Legislation to create the Sand Creek Massacre National Historic Site is headed to President Bush after the U-S Senate gave the measure its final approval.
The bill approved yesterday sets aside 24-hundred acres of land 180 miles southeast of Denver for a site honoring the men, women and children of the Cheyenne and Arapaho tribes killed by Colorado militiamen.
The site will be managed by the National Park Service in a partnership with the tribes.
The bill was first worked on by former Senator Ben Nighthorse Campbell. He was able to pass a measure through the Senate, which later stalled in the House.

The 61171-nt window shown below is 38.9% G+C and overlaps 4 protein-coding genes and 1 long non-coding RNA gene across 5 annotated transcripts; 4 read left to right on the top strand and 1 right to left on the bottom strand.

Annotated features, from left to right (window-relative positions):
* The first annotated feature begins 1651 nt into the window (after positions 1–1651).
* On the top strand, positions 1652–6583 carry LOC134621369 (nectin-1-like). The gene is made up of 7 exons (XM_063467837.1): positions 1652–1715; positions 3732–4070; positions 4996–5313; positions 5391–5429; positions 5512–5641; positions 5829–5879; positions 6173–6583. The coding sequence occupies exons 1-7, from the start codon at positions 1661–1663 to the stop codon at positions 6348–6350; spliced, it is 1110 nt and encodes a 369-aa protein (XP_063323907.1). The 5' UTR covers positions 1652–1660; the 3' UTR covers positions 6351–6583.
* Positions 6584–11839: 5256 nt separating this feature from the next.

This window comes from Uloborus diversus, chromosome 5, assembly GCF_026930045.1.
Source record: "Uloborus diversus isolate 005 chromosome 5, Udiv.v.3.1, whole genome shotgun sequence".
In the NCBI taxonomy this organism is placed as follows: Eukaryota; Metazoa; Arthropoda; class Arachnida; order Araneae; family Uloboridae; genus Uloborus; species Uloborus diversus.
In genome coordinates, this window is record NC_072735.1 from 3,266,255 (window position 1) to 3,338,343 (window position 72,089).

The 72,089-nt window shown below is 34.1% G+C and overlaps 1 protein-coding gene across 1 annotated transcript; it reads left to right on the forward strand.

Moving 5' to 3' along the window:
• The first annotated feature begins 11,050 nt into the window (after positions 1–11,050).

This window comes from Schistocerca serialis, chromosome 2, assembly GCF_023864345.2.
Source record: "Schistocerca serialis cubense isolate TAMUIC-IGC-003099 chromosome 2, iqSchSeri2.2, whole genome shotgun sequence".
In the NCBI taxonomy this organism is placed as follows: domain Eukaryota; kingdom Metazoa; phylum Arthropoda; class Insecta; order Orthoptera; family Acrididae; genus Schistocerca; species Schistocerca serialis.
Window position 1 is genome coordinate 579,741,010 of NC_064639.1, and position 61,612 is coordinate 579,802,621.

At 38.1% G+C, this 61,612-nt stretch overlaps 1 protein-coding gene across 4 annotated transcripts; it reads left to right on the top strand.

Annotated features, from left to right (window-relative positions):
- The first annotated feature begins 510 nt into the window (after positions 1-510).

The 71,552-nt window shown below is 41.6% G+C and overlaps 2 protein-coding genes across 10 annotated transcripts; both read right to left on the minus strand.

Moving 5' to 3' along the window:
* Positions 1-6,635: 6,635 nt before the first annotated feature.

In a surprise attack on November 29th, 1864, about 700 militiamen killed more than 163 Cheyenne and Arapaho Indians in a raid on their camp at the site.
Most of the victims were women, children and elderly men, and Congress later determined the attack was unprovoked.
The tribes have spent the past three decades trying to establish a monument at Sand Creek.
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